Nebot is the likely PSC candidate for next year's presidential elections, and it is not in his interest to encourage another mass uprising, such as those that overthrew the governments of Bucaram in February of 1997, and of President Jamil Mahuad in January of 2000.
Such an event would inevitably strengthen the left, and may hinder Nebot's chances of election. The PSC has seized the initiative, gaining the support of the Catholic Church and preparing another protest on February 17, alongside Pachakutik and the civil society groups Civic Convergence and Citizen Participation.

Given that it is to the right of Gutierrez, the PSC will find it hard to gain support on its policies alone. It is a symptom of how weak traditional politics are in Ecuador that at the last election, both leading candidates, including the wealthy businessman Noboa, campaigned on anti-neoliberal platforms, tapping into the disillusionment of the Ecuadorian people. For the PSC, or any other party, to topple Gutierrez will require the support of the working people and indigenous movements, which currently remain divided, both by ideology and politics.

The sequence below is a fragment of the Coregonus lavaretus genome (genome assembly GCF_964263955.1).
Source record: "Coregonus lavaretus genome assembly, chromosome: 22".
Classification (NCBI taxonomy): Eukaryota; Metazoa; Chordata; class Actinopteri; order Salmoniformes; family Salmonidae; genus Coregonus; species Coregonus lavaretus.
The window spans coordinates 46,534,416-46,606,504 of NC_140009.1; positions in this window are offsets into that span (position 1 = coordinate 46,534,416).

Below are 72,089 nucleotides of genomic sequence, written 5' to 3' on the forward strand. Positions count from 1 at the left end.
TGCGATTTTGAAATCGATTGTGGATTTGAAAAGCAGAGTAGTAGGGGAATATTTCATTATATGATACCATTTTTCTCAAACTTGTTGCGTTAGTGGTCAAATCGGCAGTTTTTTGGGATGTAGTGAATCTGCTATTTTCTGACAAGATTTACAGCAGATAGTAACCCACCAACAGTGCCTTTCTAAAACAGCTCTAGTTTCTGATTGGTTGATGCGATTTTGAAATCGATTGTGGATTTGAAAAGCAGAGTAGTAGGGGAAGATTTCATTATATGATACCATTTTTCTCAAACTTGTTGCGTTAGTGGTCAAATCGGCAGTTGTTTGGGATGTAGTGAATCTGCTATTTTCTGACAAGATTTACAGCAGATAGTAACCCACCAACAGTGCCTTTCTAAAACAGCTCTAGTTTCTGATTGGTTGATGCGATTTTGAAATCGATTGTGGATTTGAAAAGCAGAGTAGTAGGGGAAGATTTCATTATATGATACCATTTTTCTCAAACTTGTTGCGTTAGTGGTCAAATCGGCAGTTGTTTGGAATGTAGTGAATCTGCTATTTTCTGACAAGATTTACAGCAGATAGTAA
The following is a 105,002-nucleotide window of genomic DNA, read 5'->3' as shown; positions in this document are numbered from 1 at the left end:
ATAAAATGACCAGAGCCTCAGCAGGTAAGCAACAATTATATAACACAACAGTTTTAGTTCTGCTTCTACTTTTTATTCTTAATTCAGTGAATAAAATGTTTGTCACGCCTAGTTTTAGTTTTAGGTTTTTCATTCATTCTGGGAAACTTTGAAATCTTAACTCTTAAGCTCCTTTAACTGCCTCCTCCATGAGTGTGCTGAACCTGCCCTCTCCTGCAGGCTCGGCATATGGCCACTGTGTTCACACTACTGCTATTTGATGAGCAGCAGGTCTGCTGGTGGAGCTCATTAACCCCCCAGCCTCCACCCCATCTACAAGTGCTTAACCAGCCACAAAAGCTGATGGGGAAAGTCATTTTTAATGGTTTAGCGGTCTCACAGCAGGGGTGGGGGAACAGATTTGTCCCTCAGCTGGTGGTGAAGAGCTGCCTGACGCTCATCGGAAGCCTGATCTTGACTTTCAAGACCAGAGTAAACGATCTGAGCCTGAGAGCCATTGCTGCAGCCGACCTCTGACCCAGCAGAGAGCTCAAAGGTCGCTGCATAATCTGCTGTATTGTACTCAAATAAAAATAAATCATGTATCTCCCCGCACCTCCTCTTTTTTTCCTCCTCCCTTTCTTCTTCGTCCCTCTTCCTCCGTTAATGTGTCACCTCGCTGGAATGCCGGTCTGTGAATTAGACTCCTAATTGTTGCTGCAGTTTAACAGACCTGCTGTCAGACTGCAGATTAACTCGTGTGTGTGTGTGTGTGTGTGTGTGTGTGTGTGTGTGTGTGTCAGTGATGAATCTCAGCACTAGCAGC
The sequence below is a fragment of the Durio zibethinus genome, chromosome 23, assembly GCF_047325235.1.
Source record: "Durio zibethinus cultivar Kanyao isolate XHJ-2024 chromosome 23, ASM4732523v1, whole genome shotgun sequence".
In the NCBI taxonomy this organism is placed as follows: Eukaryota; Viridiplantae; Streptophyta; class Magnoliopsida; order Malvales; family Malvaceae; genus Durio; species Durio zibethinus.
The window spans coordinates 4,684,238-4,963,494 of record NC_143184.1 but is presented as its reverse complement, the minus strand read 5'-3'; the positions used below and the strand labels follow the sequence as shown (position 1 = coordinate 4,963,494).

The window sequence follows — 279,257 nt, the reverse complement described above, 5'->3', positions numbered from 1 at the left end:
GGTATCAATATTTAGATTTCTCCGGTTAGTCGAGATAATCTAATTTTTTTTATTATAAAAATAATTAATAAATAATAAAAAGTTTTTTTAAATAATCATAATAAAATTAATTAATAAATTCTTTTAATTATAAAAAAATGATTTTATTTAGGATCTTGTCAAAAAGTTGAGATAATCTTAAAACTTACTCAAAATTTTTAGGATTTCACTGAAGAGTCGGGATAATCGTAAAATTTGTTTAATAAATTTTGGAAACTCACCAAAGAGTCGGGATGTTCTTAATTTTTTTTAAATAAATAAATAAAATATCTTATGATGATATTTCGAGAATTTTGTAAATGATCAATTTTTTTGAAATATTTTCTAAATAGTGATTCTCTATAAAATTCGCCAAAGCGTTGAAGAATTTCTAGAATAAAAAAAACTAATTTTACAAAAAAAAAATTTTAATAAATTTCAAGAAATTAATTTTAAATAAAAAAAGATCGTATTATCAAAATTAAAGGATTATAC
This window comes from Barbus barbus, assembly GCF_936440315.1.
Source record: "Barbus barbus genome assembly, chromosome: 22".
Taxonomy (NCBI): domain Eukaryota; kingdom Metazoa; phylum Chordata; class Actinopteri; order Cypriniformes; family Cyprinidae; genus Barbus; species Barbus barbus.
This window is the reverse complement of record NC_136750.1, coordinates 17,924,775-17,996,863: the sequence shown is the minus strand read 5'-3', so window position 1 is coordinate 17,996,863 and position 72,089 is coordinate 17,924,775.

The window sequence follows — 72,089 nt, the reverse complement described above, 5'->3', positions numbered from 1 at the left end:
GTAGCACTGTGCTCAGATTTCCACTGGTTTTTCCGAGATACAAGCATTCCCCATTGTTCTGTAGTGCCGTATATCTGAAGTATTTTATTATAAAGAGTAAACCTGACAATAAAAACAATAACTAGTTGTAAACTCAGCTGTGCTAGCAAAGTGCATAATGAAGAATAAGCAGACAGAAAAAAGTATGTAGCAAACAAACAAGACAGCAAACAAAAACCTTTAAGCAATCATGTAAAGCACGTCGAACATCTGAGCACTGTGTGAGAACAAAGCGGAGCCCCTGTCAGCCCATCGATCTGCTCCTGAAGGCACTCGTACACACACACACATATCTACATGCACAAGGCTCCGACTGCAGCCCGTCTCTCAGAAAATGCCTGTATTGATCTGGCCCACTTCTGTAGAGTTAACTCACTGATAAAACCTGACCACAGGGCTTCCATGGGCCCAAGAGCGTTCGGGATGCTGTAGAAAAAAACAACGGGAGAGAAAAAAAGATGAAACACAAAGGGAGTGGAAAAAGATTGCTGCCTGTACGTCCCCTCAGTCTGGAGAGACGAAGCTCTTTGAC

The best hope, then, for the Ecuadorian people is if the left and indigenous movements can unite and work together to create a real alternative to the neoliberal politics of the established parties, looking particularly to the example being built in Venezuela.

On January 18, Luis Macas, president of CONAIE, reasserted that organisation's rejection of the US-Ecuador free trade agreement, saying that the "US wants to turn this part of the continent on a certain kind of garbage dump, and we will not to allow it".

Macas was equally critical of Gutierrez: "His plans are designed by the International Monetary Fund and the local oligarchy". He also argued the need to form a popular-alternative government that represents the interest of the Ecuadorian people.

CONAIE has declared a "state of alert" regarding the US-Ecuador free trade agreement, Plan Colombia and the increasing concentration of power Gutierrez' hands, and has called for an escalation of opposition to the government.

First published in Green Left Weekly, February 16, 2005.